Jonathan Fischer 14:57
that you're creating a positive feedback loop out into the grid. in the marketplace, and then now you can offer that as an additional value in when prospecting
Jed Karban 15:03
and oh Jonathan, I really believe that that's, you know, the power of working together as partnerships, right. And that's what strategy is really kind of defining us and an alignment, or what I like to call the DNA of our partners. And I think, you know, we often get lost and like, this is our strategy, this is our strategy. But really, we should be building the strategy upon the needs of those we serve those that were, you know, prospecting those that we're actually trying to win their business with, because I think the more we understand how they operate, the more they'll be able to kind of align with us and what we're offering today, I think we have some great solutions. I think there's a lot of competition for those solutions. And I think, you know, our prospects, or our clients are actually going to choose one over the other based on, you know, that partnership and relationship, we talk about relationship winning all the time. It's what drives business. But in reality, I've been through a lot of different organizations and also different elements where I see that once we have the business, it becomes like, Well, why would you choose anybody else, and they don't, we don't, I think we often forget that this is a choice to continue working together a choice to continue being partners, and it's an ongoing process. And the ones who really, really win are the ones that intertwine their DNA is together with the final aspiration of whoever that end user is of our product or service is the one that's benefiting the malls, right? Because we get to leverage the fact that we're generating business for our clients, right. And I think there's no more powerful marker than those who can really say, my partner, Jed carve and helped me win X amount of business or introduce me to so on. So that let me, you know, secure business into the pipeline. And so I think that's what really kind of creates a leverage for any of us who are putting forth a strategic plan. And so, as I said, we have to make time for it through, you know, not only just analysis of the data, and our sales, and the results of those sales are coming and driving, but also how it's impacting other areas of our business to July deliver a really powerful response.
Jonathan Fischer 17:18
So Jed, I hear what you're saying, on analyzing your current go to market model. Here's a question for you. What if I'm a brand new startup, I don't even have client one? Or maybe I have one, you know, just for networking, I have a solution. I have one or a handful of clients, just from networking and my own connections? How do I actually build from whole cloth and effective go to market plan in this post COVID era?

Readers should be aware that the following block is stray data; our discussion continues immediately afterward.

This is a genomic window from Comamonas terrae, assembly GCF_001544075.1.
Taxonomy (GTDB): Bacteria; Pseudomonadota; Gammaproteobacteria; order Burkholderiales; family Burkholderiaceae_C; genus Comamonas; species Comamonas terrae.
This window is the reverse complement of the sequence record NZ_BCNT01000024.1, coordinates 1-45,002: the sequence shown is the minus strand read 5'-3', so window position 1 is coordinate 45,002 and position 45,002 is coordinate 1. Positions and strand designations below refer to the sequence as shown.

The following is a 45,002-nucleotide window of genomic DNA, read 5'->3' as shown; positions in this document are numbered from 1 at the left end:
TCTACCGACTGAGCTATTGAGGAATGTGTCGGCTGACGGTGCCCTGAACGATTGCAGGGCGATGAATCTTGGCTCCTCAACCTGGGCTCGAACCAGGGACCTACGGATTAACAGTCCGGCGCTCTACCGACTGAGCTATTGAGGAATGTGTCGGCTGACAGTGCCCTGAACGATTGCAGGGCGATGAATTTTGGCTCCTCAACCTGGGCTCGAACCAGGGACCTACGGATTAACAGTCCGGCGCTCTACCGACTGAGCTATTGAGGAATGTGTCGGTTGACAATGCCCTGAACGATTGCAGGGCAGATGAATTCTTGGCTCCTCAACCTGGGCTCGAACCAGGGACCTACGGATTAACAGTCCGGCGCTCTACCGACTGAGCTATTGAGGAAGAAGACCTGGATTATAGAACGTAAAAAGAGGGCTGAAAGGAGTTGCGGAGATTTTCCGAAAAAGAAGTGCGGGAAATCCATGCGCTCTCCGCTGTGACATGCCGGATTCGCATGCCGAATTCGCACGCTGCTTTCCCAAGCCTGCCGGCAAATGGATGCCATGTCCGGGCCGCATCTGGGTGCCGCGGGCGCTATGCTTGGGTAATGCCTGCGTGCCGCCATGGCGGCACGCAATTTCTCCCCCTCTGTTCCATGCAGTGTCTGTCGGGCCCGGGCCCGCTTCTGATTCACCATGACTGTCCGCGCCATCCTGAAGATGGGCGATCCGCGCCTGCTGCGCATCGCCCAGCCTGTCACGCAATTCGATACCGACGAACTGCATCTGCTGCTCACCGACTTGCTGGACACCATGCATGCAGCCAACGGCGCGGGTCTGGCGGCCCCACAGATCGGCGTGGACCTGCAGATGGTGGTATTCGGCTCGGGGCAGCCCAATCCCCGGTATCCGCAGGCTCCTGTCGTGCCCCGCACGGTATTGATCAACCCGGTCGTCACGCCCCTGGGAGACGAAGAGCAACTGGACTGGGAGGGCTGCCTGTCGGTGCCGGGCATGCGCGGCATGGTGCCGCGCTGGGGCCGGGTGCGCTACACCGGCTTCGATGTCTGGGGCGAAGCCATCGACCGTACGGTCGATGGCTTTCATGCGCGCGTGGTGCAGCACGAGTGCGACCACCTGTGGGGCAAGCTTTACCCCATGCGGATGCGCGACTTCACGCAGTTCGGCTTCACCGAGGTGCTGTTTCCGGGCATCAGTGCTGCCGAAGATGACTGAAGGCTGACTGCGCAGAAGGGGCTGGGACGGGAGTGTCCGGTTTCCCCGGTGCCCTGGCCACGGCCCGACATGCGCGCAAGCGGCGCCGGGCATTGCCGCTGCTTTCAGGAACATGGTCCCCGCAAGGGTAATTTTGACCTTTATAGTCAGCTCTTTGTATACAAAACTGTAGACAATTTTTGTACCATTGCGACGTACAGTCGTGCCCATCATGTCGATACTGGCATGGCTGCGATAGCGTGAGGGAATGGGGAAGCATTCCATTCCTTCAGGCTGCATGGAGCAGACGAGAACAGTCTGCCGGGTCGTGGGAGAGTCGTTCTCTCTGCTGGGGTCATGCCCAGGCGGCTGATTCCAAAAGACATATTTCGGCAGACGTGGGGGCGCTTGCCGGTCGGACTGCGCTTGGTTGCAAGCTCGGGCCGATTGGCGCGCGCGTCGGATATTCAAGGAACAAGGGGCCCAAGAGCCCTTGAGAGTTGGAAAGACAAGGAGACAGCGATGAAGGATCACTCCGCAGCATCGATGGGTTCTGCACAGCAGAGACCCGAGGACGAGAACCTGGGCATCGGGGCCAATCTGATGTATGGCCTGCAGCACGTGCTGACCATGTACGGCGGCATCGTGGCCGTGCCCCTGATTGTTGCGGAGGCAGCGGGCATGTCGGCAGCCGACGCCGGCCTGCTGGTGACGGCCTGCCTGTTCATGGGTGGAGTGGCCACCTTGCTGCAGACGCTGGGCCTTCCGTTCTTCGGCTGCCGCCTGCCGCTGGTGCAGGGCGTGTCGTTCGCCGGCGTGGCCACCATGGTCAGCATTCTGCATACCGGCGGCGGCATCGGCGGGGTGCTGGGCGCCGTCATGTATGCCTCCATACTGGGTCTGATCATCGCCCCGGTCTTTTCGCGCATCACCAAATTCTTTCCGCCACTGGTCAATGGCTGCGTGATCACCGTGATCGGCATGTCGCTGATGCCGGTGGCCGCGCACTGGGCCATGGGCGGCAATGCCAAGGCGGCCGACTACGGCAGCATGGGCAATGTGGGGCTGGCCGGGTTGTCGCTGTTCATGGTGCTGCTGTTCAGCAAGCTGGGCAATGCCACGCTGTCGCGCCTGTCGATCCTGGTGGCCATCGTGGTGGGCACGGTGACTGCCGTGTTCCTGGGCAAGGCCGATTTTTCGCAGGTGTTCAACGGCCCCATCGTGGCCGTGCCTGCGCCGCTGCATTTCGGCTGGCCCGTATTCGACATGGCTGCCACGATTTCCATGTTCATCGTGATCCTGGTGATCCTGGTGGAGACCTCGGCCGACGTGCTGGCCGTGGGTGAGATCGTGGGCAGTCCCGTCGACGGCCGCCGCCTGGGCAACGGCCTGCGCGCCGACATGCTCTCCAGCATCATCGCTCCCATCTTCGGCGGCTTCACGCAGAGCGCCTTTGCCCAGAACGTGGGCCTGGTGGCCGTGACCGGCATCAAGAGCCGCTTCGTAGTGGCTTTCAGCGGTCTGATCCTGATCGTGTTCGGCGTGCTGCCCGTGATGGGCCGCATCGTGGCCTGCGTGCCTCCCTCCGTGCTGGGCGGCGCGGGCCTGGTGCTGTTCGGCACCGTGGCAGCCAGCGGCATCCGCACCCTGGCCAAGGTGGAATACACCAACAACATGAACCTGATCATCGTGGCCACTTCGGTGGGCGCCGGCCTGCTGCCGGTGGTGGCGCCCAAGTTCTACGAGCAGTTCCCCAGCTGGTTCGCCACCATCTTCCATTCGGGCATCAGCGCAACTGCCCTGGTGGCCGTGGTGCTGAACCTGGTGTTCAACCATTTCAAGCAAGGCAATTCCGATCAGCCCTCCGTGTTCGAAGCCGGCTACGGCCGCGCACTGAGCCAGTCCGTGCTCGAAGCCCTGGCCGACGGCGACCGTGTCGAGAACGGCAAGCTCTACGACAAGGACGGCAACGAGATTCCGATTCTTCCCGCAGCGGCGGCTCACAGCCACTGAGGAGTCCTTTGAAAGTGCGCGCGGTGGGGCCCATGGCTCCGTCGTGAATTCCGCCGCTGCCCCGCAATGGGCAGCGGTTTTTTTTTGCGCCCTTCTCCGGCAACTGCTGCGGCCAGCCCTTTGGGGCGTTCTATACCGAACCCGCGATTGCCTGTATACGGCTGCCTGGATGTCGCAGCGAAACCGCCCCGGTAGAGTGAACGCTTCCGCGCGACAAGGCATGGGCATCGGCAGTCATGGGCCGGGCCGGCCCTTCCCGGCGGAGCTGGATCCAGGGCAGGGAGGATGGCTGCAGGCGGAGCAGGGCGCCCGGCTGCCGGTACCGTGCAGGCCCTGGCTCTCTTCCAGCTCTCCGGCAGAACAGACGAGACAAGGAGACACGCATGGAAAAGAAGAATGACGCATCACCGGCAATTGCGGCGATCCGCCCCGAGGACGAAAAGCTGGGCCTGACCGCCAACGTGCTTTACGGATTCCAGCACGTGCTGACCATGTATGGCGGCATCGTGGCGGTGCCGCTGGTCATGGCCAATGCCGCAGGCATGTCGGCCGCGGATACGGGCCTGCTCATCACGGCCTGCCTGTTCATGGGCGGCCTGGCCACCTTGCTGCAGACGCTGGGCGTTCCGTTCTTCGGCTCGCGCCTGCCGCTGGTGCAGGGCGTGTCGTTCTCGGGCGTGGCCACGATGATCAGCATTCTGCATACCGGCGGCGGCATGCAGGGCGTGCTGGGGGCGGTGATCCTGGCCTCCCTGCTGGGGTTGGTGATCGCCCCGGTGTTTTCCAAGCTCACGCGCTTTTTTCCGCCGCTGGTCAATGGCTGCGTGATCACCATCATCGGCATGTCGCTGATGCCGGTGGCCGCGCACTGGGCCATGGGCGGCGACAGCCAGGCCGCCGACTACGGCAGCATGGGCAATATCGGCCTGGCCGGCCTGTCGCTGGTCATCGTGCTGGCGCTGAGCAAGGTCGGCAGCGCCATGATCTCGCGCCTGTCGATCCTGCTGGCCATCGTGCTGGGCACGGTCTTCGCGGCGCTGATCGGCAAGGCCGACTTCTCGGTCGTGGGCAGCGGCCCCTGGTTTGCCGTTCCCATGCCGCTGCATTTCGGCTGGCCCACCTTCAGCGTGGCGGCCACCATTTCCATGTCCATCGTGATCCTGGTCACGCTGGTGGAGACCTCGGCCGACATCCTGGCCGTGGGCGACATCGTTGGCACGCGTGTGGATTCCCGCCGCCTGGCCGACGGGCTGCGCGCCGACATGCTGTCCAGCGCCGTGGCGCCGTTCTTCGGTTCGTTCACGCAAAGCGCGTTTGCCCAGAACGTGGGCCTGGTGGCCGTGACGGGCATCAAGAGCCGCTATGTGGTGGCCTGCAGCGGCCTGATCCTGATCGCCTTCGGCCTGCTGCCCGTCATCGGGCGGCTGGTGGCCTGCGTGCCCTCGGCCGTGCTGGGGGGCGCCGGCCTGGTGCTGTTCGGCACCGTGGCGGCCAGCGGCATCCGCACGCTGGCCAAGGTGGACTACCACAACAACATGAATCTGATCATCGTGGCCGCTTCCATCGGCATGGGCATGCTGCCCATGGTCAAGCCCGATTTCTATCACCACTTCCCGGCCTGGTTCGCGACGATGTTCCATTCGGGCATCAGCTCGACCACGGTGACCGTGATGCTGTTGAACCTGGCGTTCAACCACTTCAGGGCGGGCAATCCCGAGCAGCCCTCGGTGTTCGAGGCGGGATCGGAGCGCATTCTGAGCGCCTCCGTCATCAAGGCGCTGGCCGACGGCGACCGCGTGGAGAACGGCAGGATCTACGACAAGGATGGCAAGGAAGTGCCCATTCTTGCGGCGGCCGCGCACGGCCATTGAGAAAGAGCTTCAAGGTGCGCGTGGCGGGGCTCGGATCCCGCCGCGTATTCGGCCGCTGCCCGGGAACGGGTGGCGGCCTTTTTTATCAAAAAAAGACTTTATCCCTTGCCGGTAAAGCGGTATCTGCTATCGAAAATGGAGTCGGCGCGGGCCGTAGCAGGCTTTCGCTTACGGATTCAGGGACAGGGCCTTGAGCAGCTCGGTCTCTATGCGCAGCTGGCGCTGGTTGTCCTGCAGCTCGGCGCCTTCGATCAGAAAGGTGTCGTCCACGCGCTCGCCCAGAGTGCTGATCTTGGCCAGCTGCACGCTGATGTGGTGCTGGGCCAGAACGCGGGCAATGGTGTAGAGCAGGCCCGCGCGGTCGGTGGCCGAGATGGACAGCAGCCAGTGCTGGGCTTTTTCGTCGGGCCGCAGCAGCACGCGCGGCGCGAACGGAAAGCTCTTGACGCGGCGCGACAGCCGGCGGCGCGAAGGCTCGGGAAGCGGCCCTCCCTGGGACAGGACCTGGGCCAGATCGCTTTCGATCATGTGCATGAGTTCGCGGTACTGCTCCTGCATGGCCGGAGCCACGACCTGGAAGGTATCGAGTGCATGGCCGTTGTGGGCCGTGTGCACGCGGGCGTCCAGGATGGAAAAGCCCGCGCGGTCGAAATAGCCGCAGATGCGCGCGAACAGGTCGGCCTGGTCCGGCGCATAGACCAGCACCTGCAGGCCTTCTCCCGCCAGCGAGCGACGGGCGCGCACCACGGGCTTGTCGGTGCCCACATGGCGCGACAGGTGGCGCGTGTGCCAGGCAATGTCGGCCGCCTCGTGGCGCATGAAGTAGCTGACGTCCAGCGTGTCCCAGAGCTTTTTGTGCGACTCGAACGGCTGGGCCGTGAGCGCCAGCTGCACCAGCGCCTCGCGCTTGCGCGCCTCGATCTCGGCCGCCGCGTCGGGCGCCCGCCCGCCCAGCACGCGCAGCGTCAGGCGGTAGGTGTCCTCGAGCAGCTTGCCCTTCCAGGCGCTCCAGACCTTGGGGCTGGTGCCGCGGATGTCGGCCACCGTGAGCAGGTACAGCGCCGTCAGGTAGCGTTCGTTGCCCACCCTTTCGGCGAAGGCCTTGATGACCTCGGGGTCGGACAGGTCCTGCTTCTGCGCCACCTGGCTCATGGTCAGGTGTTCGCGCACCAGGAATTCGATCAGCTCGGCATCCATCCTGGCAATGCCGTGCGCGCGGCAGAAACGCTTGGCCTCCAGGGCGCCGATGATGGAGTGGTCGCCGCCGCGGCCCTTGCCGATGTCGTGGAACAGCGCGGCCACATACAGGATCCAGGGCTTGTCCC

Jed Karban 17:43
Yeah, I was asking those same questions about, you know, early February, when I had this idea, which, ironically, was spawned by a client of mine, he says, what do you what would you do if you had all the money in the world? And I said, Well, I probably change retail, right? And that's what one of my dreams is, is how do we shop online? And how do we integrate, you know, that into our community aspect, again, because it is a challenge, I really see that we're, you know, we have and we are moving towards as a generation, not just a society, but as a generation is that there's gonna be a whole new new wave of that. And when I was asked that question, I really started. Well, I've never ran a business by myself, right? I never built a tech company. I don't know what it looks like. And I think the first step I really took was, was reading information on how to build a business, right. And as I did that, one of the places I found myself doing a lot of research was LegalZoom. I know that sounds weird, but you know, they they work with businesses and small businesses all the time. And this is not a plug for them. I'm sure there's plenty of other resources, right, that will help us get started with the fundamentals. You know, I want to bring X to market and I need to understand what's involved with starting a business, you know, what are, you know, things I want to be faced with as a business owner. Because it can be scary, it can be daunting for a lot of people. The second thing I really did is I really drilled down into the the LinkedIn stratosphere. I mean, there's so many app experts on this marketplace, right? That you can really find an expert to handle is legal and expert has been an accounting expert that's been in, you know, product development, an expert that's been in distribution, and I started to really expand my network wants and needs based on some of the things I was reading about, you know, and then the next step was, okay, well, what I'm building has a lot to do with, you know, creating a network or a platform, which I'm not a tech guru, right. So I really started thinking about how do I learn from those and so I searched people in that stratosphere as well, right? How do I start a tech company and So it really it comes with being curious and asking questions all the time. But I think the first step, like I said, is get some support, understand how the business works.